What is the difference between innovation and invention? The words innovation and invention overlap semantically but are really quite distinct.

Invention can refer to a type of musical composition, a falsehood, a discovery, or any product of the imagination. The sense of invention most likely to be confused with innovation is “a device, contrivance, or process originated after study and experiment,” usually something which has not previously been in existence.

Innovation, for its part, can refer to something new or to a change made to an existing product, idea, or field. One might say that the first telephone was an invention, the first cellular telephone either an invention or an innovation, and the first smartphone an innovation.

Chuck Swoboda, in his The Innovator’s Spirit book also provides detentions for an innovation and an invention that will be discussed in this post and they are

An invention, by definition, is something new—something that’s never been seen before. An innovation, on the other hand, especially a disruptive one, is something new that also creates enormous value by addressing an important problem.

While I do not have any objection to his definition of an innovation, I don’t agree with the definition of an invention. Saying that invention “is something new that’s never been seen before” is too vague a definition to be practical. It takes a quick look into submitted patents to see that there are lots of similar, if not outright identical patents issued for inventions. Which means the definition of invention being something never seen before fails to capture this. Also by the same token invention “being something new” fails too.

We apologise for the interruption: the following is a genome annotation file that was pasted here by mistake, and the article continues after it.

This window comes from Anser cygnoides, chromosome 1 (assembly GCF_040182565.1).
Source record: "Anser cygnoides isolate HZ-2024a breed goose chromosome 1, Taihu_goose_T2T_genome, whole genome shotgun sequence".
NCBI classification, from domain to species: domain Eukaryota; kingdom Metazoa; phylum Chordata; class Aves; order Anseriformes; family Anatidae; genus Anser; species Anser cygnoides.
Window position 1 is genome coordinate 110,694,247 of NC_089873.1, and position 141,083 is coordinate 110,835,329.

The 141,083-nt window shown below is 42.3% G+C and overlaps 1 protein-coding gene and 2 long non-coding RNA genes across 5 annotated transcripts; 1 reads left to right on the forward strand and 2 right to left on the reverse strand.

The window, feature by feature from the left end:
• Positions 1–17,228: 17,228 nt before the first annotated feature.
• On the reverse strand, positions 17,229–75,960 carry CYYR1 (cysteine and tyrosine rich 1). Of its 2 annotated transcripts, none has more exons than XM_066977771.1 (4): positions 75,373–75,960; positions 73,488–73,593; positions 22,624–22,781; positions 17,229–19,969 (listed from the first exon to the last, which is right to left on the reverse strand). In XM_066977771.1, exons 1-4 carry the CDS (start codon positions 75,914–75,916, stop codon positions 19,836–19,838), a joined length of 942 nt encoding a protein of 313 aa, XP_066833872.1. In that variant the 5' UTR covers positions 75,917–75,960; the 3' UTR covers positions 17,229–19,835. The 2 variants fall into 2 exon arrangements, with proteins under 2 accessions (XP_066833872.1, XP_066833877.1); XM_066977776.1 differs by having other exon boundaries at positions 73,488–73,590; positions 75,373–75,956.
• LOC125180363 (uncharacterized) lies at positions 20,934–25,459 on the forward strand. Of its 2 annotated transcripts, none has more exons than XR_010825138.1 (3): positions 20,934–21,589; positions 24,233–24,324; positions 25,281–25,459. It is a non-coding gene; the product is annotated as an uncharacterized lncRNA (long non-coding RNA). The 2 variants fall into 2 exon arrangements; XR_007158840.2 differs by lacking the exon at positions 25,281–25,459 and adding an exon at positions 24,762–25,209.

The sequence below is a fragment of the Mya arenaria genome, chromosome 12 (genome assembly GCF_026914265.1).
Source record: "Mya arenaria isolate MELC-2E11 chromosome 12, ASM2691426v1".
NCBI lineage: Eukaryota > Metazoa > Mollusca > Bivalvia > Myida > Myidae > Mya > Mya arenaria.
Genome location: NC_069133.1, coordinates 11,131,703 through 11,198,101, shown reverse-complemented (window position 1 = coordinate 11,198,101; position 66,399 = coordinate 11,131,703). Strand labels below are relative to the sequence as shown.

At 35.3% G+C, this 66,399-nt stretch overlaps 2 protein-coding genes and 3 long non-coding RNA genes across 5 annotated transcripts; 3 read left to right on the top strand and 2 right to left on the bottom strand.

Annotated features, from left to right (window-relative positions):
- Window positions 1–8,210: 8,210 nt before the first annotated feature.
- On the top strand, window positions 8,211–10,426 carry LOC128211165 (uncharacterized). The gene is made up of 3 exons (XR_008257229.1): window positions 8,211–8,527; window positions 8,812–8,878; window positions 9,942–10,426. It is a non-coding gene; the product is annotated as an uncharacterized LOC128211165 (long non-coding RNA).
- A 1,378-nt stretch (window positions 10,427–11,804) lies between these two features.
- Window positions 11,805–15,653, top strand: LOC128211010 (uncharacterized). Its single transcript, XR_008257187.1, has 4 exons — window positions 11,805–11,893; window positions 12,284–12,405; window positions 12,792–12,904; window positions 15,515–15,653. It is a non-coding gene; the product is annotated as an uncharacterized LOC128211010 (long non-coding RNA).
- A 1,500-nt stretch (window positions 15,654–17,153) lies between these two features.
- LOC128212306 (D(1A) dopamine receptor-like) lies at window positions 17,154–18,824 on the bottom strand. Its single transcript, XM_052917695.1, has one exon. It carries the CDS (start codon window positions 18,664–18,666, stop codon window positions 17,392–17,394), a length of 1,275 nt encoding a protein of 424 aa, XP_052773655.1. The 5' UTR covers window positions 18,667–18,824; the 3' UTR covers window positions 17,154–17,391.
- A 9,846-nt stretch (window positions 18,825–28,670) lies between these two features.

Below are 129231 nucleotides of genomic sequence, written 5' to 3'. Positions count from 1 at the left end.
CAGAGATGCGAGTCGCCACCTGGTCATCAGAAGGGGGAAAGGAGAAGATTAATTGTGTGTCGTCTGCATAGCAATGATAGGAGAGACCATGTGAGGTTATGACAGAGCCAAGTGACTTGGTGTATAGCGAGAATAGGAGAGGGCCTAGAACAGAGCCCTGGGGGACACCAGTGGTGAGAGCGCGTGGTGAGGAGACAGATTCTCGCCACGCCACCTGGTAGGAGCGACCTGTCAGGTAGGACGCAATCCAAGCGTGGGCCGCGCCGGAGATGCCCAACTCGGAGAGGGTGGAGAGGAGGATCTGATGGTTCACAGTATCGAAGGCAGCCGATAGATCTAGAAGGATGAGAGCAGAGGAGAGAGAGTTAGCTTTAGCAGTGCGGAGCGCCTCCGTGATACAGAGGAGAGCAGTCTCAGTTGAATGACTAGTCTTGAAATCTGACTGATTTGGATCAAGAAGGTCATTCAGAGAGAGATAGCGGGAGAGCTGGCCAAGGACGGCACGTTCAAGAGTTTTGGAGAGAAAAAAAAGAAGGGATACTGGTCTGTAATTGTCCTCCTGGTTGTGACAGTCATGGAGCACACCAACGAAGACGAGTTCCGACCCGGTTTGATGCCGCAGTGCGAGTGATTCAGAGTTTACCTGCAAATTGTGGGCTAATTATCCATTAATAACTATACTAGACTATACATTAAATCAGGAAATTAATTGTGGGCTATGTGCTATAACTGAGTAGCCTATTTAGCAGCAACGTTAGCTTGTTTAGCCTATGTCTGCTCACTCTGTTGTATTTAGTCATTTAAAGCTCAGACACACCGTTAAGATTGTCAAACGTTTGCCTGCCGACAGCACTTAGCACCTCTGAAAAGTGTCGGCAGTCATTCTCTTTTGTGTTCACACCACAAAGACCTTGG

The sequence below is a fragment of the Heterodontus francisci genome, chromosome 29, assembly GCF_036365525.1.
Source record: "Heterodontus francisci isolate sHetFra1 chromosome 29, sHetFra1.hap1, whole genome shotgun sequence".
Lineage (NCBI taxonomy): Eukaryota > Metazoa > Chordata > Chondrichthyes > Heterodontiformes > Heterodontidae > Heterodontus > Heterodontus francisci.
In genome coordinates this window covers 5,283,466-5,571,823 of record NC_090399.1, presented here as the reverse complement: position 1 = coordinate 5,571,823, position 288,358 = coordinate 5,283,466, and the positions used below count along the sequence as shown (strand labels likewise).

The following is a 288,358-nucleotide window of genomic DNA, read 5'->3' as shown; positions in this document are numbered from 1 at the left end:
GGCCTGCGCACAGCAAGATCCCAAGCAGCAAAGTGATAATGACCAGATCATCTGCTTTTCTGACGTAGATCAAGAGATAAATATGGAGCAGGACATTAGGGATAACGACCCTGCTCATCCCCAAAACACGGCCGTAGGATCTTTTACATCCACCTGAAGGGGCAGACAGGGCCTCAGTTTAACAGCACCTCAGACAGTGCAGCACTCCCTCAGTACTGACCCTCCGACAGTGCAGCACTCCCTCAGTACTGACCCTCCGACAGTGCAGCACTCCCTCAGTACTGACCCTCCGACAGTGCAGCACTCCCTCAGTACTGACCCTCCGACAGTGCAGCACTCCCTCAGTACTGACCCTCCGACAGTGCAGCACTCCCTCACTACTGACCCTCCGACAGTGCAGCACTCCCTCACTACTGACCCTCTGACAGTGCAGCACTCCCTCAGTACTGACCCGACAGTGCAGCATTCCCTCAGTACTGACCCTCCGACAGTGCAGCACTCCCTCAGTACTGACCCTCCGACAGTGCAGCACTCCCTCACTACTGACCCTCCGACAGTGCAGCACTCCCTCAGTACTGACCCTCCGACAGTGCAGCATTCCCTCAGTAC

But it turns out there is quite precise definition, that exits since 1956, of a technical invention, which was provided by Genrich Altshuller and Rafael Schapiro in a paper About the Psychology of Inventive Creativity (available in Russian) published in Psychology Issues, No. 6, 1956. – p. 37-49. In the paper they mentioned that as a technical system evolves there could arise contradictory requirements between parts of the system. For example, lots of people use mobile phones to browse the internet. To be able to comfortably see the content on the screen of the phone, the screen should be as big as possible, but this requirement clashes (contradicts) with the size of the mobile phone, which should be small enough to be able to hold it comfortably in a hand or carry it in a pocket.